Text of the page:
James Feez’s great-great-grandfather collected the first known specimens of the Cooktown Orchid. Now, the young horticulturalist is reaping the fruits of his own labour.
Far North Queensland was a strange place for a rattlesnake, but in the mid-1800s, a wooden one spent four years serpentining around the Great Barrier Reef and Torres Strait.
HMS Rattlesnake carried a number of naturalists, including biologist Thomas Henry Huxley and botanist John MacGillivray. But it was the ship’s surgeon, Dr John Thomson, who collected the first specimens of Dendrobium phalaenopsis, a delicate lilac flower, during a survey of Mount Aldophus Island off Cape York.
The samples were sent back to London where, in 1852, they were formally described and named as the Cooktown Orchid, despite Cooktown being 500 kilometres south. That flower was selected in 1959 as the state flower of Queensland.
“I’m glad they went for a native, because they had a few other options, and they were exotic species,” said Dr Thomson’s great-great-grandson James Feez (Bachelor of Applied Science ’15).
“One was from South America – I could never really understand why Brisbane’s floral emblem is the poinsettia, which is native to Mexico.”
Some 170 years after his ancestor collected those purple blooms, Feez has also found fertile ground in the world of plants.
The 27-year-old UQ graduate specialises in lifestyle horticulture and manages the nursery at Brookfield Gardens.
This year he received the President’s Young Achiever Award at the annual Garden Centre Association conference in Sydney.
“That was a bit of a shock to me, but it was also a great tool for a young person in the industry,” Feez said.
“I had this plaque under my arm at the conference, and it was a way I could get talking to people and ask questions.”
“I feel very privileged because there are a lot of people in the industry who don’t really get to this stage in their careers until a lot later in life, and the owners of Brookfield Gardens have been very supportive of me.”
Feez dates his green thumb back to another relative. His grandfather David Feez ran a farm at Eidsvold in Queensland’s Burnett region, growing crops such as sorghum.
“To be honest, I didn’t ever really know what I wanted to do from a young age, like many people, but I guess it just grew from working at my Grandad’s farm,” Feez said.
“Being around irrigation, and just seeing the passion that he had, probably planted the seeds, pardon the pun.”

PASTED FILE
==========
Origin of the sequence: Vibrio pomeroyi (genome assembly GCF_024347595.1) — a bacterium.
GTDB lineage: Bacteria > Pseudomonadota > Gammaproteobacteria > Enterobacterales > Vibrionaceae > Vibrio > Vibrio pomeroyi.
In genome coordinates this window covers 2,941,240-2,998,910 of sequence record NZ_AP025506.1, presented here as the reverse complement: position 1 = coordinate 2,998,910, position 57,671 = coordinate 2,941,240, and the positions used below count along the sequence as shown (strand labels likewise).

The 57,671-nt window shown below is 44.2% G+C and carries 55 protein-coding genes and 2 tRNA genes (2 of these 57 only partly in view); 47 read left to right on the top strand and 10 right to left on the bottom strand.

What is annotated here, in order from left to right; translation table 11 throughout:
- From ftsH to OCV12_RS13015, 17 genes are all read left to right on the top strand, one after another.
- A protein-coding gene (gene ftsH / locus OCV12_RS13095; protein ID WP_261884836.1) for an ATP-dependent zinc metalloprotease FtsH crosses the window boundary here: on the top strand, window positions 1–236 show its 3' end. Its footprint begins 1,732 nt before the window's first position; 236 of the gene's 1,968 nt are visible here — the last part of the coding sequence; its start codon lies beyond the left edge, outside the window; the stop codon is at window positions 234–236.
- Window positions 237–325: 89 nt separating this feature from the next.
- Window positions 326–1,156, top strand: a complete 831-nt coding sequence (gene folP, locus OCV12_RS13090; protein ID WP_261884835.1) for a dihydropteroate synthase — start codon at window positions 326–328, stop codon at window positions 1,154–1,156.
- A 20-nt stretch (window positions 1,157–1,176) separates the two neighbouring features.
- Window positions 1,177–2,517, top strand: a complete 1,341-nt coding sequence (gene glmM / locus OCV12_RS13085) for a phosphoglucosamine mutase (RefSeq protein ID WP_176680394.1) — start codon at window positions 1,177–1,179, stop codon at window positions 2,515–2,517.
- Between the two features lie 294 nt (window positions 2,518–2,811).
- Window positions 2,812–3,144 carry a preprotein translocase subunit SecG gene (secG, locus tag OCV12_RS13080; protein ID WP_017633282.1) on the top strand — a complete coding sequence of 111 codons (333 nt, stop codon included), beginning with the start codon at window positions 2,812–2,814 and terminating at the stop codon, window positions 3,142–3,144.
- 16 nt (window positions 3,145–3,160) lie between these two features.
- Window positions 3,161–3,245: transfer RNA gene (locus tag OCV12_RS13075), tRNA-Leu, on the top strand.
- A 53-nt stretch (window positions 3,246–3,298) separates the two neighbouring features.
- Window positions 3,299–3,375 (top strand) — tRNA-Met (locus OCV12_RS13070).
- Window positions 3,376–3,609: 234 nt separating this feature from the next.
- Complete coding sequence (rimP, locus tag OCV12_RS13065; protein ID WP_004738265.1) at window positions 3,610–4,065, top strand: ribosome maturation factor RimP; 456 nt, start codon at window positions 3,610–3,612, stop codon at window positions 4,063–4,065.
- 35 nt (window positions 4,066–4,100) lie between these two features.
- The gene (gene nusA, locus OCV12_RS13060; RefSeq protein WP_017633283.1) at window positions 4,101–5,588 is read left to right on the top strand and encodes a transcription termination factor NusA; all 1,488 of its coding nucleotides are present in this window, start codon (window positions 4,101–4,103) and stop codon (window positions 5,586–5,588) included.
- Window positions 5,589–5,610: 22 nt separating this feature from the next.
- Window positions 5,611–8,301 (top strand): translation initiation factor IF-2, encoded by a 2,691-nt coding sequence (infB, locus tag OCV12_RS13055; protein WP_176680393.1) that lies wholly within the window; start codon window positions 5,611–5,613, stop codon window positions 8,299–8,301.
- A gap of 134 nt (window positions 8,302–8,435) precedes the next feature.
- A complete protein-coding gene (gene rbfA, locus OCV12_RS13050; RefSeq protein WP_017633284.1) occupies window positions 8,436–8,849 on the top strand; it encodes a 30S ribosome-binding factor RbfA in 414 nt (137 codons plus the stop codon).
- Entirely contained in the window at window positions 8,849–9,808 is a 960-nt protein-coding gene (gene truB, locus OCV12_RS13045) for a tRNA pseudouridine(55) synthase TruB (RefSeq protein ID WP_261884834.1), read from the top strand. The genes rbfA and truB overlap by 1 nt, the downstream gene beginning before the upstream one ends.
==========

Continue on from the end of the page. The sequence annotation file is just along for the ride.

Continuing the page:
As a teenager living in the leafy Brisbane suburb of The Gap, Feez seized opportunities to work for nursery owners, as well as landscape architect Steven Clegg.
He said his gardening mentor Greg Symons, from Gardens In Bloom, rekindled his love for lifestyle horticulture and encouraged him to pursue a career in the industry.
“I absorbed everything they said like a sponge,” Feez said.
After a two-year gap after high school, in which he developed his skills in the workplace, Feez decided to make it official with a university degree.
It was by coincidence that Feez chose to attend UQ, the institute established thanks to the influence of Dr Thomson’s son Lieutenant Colonel John Thomson, a pioneer surgeon during the late 1800s and advocate for a university to be established north of Sydney.
“I was never very studious in high school, so having that break, getting out of those bad habits, then going to uni and learning good habits was a very good move for me.
As it was, Feez’s three years at UQ’s Gatton campus was some of the most fun he’d had in his life: throwing himself into the campus activities; travelling as part of the rugby club; meeting his future wife Rachel – a veterinary technology student turned radiation therapist – and getting involved with the Plant Science Society, where he was part of a team that established one of the biggest community gardens at any Australian university campus.
“Animal sciences are very much emphasised at the Gatton campus, so it really gave us our own spot, so to speak,” he said.
"The community garden team consisted of passionate horticultural and plant-science students, who were keen to see an emphasis on the plant and crop sciences at Gatton.
“That was a really good learning experience for me, being on a board and working with senior staff at UQ Gatton and also working with the students to share that information. That’s something that has helped me in my current role as manager at Brookfield Garden Centre.”
Feez said he gets a buzz out of helping solve problems with his customers’ household and garden plants – even if it the request is usually “Help me, they’re dying.”
He’s also in hot demand socially for his knowledge.
“You could compare it to doctors being asked about medical things. As soon as I present myself as a plant enthusiast, it’s ‘my indoor plant is doing this’ or ‘why isn’t it doing that’, and I think, ‘here we go,” he laughed.
"But you go down the list of questions, you eliminate what the problem couldn’t be, and then you come to a reasonable outcome.”
Visit the Future Students website for information on agricultural science degrees at UQ.